The tent flap was rustling. Panicked, Xi Jiang ducked under the blankets as Ganzorig came in.
“Why’d you turn in so early, Khulan?”
“I’ll be back out soon. You know me too well, Ganzorig–I love a good party!”
“I know you better than anyone!”
He ruffled her hair affectionately.
“I fed you lamb strips when you were only this tall.”
Xi Jiang watched them laugh and talk. Khulan looked happy, sure, but not as happy as when she had been back at Tianshang Yinfu.
“Come out soon, Khulan. And know that we all believe in you. The nations are crowing about our defeat, but they will soon eat their words. Your father taught you well–even with the two fingers you lost in the Chang’an battle, you’re the best fighter in this camp. They will come to fear you as much as they did Monkbhat, this all of us know. You will restore the Bortsog clan’s honour."
Then he clapped her shoulder and rejoined the other Mongolians. Khulan watched him go.
“You don’t like it here; I saw that.”
Mongolian or no Mongolian, Khulan's still my friend. I don't want her to suffer just 'cause of some dumb honour thing.
"I know you–you hate being tied down to anything, even institutions you love. Why not return back to Tianshang Yinfu? You’ll be freer and happier there.”
“Perhaps, but there are things more important than happiness and freedom. Such as taking responsibility for the mess you made. I got my people into this, and I’ll get them out of it. And maybe after that, I’ll think about it.”
She stared hard at Xi Jiang, daring him to say no. He had to admire her dedication, even if he wasn’t entire sure if he’d do the same thing in her place. If I did something wrong, I’d probably try to pin the blame on someone else.
“If that’s what you want to do, I can’t stop you.”
He told her about Si Li and Chuang Yi.
She grew pale.
“This is all my fault.”
“No, it’s mine. If I hadn’t been so greedy, maybe–“
“Anyway, we need to save them.”
“…Yeah, that’s it.”
Khulan told Ganzorig that she was going to get supplies from a nearby town. Ganzorig had sent a few men to help carry the supplies back, but a few bars of Xi Jiang’s lullaby put them out of commission. Then the two continued on their way to where the Bortsog had last seen the Heiqi–an obscure temple dedicated to Han Xiangzi. They weren’t expecting too much, maybe a few clues to the Heiqi’s true location or something. But what they found was much, much bigger.
The temple was old. Really old. There were so many vines that Xi Jiang couldn’t see the wall. Termites had devoured anything wooden, leaving only a few stone ruins.
“Well, let’s go in.”
Khulan and Xi Jiang slipped into the hall. In the centre of the darkly lit hall was Chuang Yi. He was bound and gagged. Gasping, Xi Jiang rushed forward.
“Chuang Yi! Are you–“
Khulam held him back.
“Wait. Where’s Si Li?”
“Si Li is right here.”
Si Li stood behind them, Qilin instrument in hand.
“Let Si Li go now!”
Glaring at the Heiqi, Khulan drew her sword. Xi Jiang decided to let her do the talking–he was petrified.
“I don’t take orders from Mongol vermin!”
The Heiqi sneered. Hearing those words from Si Li’s gentle voice sent chills running down Xi Jiang's spine.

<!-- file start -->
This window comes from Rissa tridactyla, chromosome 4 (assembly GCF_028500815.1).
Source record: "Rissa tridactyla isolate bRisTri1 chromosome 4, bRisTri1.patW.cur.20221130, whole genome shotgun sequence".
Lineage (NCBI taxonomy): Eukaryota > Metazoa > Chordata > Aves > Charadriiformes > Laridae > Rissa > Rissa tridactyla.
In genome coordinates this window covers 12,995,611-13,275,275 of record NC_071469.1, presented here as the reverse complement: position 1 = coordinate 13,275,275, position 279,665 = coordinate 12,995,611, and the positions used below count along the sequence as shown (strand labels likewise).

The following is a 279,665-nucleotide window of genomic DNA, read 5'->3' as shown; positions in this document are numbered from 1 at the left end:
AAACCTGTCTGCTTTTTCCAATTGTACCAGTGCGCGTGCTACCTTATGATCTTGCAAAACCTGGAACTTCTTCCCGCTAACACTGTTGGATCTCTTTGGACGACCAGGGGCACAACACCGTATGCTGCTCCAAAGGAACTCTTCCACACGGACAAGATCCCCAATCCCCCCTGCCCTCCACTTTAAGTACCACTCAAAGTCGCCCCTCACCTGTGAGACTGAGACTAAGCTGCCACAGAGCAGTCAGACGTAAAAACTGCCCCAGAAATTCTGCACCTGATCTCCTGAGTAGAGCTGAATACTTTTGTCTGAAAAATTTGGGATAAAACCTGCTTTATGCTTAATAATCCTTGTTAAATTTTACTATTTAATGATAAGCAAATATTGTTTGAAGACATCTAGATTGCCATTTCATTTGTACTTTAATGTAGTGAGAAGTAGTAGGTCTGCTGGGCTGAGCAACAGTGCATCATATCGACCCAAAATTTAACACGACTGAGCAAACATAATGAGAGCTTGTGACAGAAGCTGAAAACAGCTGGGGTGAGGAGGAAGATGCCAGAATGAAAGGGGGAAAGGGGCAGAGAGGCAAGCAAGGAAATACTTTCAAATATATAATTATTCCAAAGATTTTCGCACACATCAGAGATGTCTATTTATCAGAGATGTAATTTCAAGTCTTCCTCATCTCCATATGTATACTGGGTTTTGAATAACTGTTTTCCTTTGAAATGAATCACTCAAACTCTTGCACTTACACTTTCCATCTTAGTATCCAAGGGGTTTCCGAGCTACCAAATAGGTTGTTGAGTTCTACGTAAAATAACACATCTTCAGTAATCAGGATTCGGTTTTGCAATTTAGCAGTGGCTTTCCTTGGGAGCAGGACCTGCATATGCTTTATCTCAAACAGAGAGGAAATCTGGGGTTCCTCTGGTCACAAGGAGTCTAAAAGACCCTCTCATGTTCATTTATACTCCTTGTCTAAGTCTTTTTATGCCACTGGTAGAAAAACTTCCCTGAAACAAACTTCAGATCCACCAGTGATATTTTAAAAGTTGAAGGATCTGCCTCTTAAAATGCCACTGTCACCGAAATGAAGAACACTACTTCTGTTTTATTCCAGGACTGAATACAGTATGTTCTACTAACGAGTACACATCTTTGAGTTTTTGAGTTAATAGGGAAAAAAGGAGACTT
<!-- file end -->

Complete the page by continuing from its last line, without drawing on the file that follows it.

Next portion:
“When I’m finished here, all barbarians will bow down to China. But the Mongols won’t just bow–they’ll wash my sandals, as they’re stinking filth befits them.”
“How dare you–“
Khulan grew livid, but Xi Jiang held her back.
“Calm down. We can’t beat him in a face-to-face confrontation. He’s an Heiqi.”
He didn’t blame her, but precision was needed here. Khulan took a deep breath.
She gave Xi Jiang a small smile, then turned to the Heiqi.
“When you’re finished with what? What are you planning with Si Li, my clan, and Chuang Yi?” “It’s simple–just look at my stunning iconography.”
Xi Jiang realized it.
“The Qilin–it symbolizes the coming of a Xian (AKA Immortal).”
“You got it.”
Si Li smiled.
“Unlike your rabid Mongol dog, you at least have a few brains. Like the Qilin, I seek the coming of a Xian–one that will usher in a new age of prosperity for the Middle Kingdom. Unlike the Qilin, however, I’m turning my wish into reality. Only an exceptional person can ascend to Xianhood–why not the Yaoshi Quan?” He gestured to Chuang Yi, unconscious and tied up on the floor.
“Once I finish the ritual–and I was about to start before you butted in–I shall control him and his new Xian powers. With them, I will burn all barbarians like chaff and make the Middle Kingdom as glorious as the dragon. Your precious little clan had no idea who they were working for.”
“But if you care so much about China, then why did you attack Chang’an with the Bortsog clan a few years ago?”
Xi Jiang finally drew the courage to speak up.
“There’s the thing: I love China, but I can’t say I feel the same for the Chinese. Snivelling grumblers, the whole lot of you. I mean, just look at the body I’m possessing!"
He gestured to himself contemptuously.
“The only good thing about you is your culture. That’s why I attacked Chang’an–the emperor and all his family were oafish buffoons! When I usher in my new age, only the worthy Chinese will survive. The rest will burn with the barbarians, and that includes everyone present.”
Okay, he’s crazy.
“If I don’t extinguish you now, you will plague me forever like insects, and so I must end your pathetic lives today.”
Si Li began to play. Suddenly, their legs were trapped in a black tar!
Xi Jiang began to sink.
“Quick, Khulan! The Defensive Duet!”
They took out their own instruments and played a quick countersong. Its power enhanced by their synchronous playing, the tar promptly evaporated.
“So you do have some musical skill. But it pales in comparison to my own.”